Another one-time Marvel character is making his way to the big screen, but chances are you haven’t heard of this one before. Per Variety, producer Ryan Heppe has acquired the movie rights to the obscure 1984 four-part comic mini-series Crash Ryan.
Created by Ron Harris and originally published by Marvel Comics under its now-defunct, creator-owned Epic Comics banner, Crash Ryan is set in an alternate version of 1935, in a world of super-powered airplanes and giant flying airports. The eponymous character is a pilot who ends up caught in the middle of a battle between the heroic United Airman and evil forces led by a masked world supervillian known as “The Doom.”
According to Harris, the series was inspired by a “mishmash of influences: my childhood spent on Navy airbases; the old flying movies and Masked Villain serials I loved on late night TV, and especially my fascination with predictions of future life made in the 1930s.” In addition to the first 1984 comic, the character was later brought back in another four-part story published through Dark Horse Presents in 1990. Now, Crash Ryan is set to make another return — this time, to screen.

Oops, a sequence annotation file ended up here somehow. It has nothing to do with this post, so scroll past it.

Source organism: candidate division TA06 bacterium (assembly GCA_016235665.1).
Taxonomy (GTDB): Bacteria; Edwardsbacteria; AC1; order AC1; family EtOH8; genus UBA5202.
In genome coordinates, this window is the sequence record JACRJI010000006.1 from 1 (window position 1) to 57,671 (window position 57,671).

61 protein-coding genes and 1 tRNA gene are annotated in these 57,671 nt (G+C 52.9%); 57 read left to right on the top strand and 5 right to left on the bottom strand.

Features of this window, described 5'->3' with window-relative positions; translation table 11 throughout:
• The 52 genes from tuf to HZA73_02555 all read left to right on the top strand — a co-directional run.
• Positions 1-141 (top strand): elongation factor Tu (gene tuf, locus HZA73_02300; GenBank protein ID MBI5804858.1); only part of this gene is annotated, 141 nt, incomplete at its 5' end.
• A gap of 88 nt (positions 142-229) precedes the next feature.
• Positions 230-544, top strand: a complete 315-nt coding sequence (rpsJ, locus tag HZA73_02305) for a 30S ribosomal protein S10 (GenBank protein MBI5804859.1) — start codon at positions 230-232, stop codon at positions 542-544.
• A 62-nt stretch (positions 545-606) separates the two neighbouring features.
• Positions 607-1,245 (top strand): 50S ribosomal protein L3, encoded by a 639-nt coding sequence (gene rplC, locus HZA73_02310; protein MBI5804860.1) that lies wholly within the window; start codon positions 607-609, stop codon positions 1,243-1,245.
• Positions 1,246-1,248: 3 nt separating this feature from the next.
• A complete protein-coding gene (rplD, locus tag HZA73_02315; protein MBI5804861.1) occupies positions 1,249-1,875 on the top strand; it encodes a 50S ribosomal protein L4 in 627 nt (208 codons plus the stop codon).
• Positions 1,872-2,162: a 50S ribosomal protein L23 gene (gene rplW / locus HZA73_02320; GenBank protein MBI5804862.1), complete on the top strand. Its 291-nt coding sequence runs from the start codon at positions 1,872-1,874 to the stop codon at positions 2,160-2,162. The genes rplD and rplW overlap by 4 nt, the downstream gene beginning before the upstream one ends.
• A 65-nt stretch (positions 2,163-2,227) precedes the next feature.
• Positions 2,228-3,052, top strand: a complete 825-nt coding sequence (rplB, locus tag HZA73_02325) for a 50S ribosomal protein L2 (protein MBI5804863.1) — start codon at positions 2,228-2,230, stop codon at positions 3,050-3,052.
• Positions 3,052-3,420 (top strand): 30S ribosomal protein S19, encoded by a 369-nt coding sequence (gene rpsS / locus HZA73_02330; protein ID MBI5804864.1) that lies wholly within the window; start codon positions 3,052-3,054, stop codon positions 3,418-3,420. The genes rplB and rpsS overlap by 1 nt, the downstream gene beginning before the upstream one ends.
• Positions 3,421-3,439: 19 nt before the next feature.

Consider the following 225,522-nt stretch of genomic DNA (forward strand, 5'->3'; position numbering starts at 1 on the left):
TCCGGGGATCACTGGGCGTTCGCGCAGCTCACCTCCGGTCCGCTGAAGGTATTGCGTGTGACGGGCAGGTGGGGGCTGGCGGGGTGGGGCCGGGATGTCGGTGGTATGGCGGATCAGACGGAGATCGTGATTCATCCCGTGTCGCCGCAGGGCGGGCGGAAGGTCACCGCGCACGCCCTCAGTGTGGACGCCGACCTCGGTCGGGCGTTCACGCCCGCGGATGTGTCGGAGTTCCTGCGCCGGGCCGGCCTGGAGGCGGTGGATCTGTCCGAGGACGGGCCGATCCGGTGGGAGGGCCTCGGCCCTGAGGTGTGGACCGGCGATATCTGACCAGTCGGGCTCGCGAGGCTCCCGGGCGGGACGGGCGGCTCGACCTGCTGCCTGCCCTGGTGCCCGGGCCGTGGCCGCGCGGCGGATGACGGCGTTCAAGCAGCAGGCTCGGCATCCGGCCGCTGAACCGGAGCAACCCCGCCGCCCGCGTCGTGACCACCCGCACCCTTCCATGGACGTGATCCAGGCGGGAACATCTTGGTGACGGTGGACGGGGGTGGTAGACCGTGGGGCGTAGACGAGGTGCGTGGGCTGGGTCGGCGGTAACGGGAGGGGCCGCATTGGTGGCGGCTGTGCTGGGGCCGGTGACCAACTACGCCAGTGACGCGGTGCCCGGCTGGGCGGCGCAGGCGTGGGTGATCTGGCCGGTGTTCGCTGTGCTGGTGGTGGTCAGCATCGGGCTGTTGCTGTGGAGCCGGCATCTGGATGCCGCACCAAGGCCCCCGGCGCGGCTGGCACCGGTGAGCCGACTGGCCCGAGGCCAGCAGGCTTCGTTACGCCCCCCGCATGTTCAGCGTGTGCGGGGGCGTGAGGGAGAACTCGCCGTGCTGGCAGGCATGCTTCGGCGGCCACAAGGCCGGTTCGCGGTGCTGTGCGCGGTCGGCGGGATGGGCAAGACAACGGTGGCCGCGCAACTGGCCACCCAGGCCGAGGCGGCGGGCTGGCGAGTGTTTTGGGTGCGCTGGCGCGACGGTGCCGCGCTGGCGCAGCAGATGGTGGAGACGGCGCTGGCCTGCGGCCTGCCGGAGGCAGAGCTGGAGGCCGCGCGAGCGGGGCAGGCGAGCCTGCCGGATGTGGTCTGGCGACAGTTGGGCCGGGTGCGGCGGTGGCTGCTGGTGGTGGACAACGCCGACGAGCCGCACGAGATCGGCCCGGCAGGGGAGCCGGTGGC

As Variety reports, David Cowper (Road Dawgs) has been tapped to co-write the adaptation with Heppe. Meanwhile, Harris will also play a big role in the upcoming film version of his original comic. Though the project is still relatively early in development, he and Heppe have reportedly already created a 50-page outline for the movie, entitled Crash Ryan and the Eyes of Lemuria.
So what exactly can moviegoers expect from a Crash Ryan film? Tonally, the project sounds more like an inventive action adventure than your typical comic book flick — which makes sense, as the plotline is more reminiscent of Sky Captain and the World of Tomorrow than it is of The Avengers.
Not to mention, the film likely won’t be part of Marvel Cinematic Universe or any other shared superhero world. Instead, it’ll take inspiration from two other major franchises. Harris and Heppe’s outline “reinvents the story as an earthbound, steampunk-inspired fusion of Indiana Jones and Star Wars,” Variety describes.
It’s a bold comparison for a comic that few are familiar with, but whether its genre-blending elements will help or hurt Crash Ryan remains to be seen. On the one hand, the entire project kind of begs the question: Do we really need another comic book movie, especially one based on a title no one’s heard of? Still, given that the craze is not dying down anytime soon, it might be refreshing to see a comic book flick go in a different and much more unexpected direction.
“It’s an incredible canvas, but what attracted me was the redemption story: a man who can’t save himself being tasked with saving the world,” Heppe said of the developing adaptation.
So far, there’s no word on a premiere date for Crash Ryan and the Eyes of Lemuria. Given that Heppe is currently also producing a remake of Short Circuit and a movie adaptation of T.J. Hooker, it might be a while before audiences can see the character make his feature film debut.